One misconception of floating floors is that they sound hollow like pergo floors. Pergo or laminates are an inexpensive plastic option and that is why they sound that way. In contrast our durable hardwood floors are a solid, natural wood material that sounds just like the traditional wood method.
The amount of wear layer the floor has is another concern from our clients when comparing the options. All of our floors have the same ability to be sanded and re-coated as a traditional hardwood floor. However, be aware that their are flooring options in floating floors that are just a very thin veneer. We do not sell these low quality options as that type of floating floor is inferior to the traditional materials.
Should you have further questions or concerns on this topic please send us an email or give us a call and we will be happy to assist with your specific flooring situation.
Example of a floating floor and the locking mechanism Example of Traditional T&G hardwood flooring
Details on Hiring a Flooring Installer
Many Flooring Installers have different abilities and specialize in installing certain types of flooring materials. A flooring installers experience, skills, and sense of acceptable quality can vary considerably. In order to obtain the desired results at the end of your flooring project, it is essential that you take some time and put in the extra effort to find a Flooring Installer that meets the specific requirements of your job. Before you begin the research process, make sure that you completely understand the specific installation requirements for the type of material you select as well the work you want the Flooring Installer to perform and the job quality you expect.
We have outlined some of the basic concepts in finding a quality flooring installer:
- Ask for referrals from reputable contractors, designers, friends and real estate agents
- Find referrals from reputable material suppliers or local building permit authority
- Do a web search on common rating sites such as yelp and the better business bureau for complaints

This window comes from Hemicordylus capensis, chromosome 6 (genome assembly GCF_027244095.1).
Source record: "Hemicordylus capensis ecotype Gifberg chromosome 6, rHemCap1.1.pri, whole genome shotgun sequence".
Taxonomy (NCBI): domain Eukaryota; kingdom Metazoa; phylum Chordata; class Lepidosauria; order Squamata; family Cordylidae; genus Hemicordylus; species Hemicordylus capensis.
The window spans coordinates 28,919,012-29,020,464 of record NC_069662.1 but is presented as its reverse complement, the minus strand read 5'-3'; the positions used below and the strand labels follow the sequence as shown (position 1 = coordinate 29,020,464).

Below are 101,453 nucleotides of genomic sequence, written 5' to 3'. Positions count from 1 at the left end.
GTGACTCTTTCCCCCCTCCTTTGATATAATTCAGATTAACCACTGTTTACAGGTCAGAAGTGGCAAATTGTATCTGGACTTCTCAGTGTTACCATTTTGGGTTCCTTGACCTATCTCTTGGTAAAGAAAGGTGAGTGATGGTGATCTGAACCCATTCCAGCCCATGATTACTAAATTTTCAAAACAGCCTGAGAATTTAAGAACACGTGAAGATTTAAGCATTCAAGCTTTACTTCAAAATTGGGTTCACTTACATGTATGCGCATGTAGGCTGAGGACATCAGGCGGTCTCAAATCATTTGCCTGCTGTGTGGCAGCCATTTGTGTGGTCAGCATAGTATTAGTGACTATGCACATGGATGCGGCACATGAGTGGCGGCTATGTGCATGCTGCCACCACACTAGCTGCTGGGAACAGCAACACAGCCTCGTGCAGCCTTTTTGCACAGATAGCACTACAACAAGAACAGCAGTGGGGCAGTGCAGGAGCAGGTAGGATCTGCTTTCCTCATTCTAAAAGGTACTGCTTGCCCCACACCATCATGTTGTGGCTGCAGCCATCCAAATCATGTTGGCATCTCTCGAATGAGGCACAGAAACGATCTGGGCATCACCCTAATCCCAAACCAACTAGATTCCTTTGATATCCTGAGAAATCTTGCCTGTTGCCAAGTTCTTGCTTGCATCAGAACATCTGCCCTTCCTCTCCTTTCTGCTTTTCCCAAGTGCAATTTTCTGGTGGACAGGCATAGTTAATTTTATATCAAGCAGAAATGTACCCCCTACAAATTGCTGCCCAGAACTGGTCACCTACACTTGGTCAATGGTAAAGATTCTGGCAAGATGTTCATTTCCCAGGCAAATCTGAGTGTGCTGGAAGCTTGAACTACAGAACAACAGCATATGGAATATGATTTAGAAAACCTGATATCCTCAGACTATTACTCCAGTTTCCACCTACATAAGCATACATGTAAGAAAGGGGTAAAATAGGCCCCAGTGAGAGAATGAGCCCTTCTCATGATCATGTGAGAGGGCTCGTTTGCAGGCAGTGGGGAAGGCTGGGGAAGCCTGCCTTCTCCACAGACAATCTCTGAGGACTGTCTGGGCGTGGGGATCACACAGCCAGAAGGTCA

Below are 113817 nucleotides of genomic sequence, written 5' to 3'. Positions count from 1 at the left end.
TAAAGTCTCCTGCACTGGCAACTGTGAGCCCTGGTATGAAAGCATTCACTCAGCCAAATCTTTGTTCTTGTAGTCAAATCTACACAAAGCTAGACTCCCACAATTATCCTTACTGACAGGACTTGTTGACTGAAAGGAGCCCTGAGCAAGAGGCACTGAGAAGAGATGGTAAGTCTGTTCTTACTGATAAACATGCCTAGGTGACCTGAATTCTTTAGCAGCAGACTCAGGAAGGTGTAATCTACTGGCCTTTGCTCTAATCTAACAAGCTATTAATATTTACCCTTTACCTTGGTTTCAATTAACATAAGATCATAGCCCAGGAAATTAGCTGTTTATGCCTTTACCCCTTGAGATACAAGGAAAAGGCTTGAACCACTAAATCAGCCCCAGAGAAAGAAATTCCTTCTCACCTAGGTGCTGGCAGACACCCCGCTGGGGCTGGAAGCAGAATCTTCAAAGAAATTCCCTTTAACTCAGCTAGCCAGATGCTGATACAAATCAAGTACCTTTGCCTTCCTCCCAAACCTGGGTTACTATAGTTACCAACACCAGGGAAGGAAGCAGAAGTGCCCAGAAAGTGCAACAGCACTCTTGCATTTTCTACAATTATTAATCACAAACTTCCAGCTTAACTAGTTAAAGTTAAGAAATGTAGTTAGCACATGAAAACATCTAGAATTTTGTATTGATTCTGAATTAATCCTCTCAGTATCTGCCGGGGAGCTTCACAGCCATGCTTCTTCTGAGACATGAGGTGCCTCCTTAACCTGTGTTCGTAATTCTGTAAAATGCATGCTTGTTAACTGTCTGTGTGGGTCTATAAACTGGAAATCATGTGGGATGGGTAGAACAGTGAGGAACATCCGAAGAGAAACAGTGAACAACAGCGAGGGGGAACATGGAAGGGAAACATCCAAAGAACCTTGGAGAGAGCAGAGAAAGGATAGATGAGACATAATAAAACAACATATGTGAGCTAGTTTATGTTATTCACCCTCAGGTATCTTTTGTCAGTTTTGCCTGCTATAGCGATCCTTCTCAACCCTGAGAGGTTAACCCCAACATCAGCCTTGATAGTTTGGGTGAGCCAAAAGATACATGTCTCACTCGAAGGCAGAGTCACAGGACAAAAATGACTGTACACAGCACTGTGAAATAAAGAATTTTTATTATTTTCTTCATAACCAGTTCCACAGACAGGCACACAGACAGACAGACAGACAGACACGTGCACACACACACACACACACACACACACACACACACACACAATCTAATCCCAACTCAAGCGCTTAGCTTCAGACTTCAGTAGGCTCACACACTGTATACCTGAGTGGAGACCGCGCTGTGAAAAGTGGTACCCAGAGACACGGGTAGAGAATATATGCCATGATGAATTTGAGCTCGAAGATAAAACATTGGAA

- Work portfolio, design plan examples and project management
- Payment, warranty and contract terms
- How are change orders handled?
- Customer references and contact information
- What will be done to assure quality?
- Inspect recently completed work for detail and quality
- Insurance and bond coverage requirements – this is a necessity as it gives you recourse if there are issues
Agreement / Contract Terms for your flooring project
A written agreement is essential when working with a Flooring Installer as it should contain all details and provides you with the necessary documentation should you have a dispute. Do not allow work to begin on your project until you have a complete detailed agreement signed by your Flooring Installer. For small jobs use a written work order will usually work fine. For larger projects, use a detailed contract as these types of projects are dealing with larger sums of money. You should not feel pressured to use the Flooring Installer’s standard contract if it does not meet the specific needs and details of your project.
The following bullet points should be included in the agreement in some form:
- Start and completion dates
- Project timeline with delay penalties and on-time completion bonus, this becomes more important as the scale of your project grows.
- Improper installation voids warranty
- Detailed material placement plan, layout specification
- Responsibility for material selection, purchase, delivery acceptance and storage
- Costs and responsibilities for rental equipment and waste disposal
- Change order rules, responsibilities and contract cost adjustments
- Warranty on workmanship
- Responsibility for protecting structure, furnishings and work in progress from weather and construction related damage
- Insurance and bond coverage requirements – you can validate with your states contractor board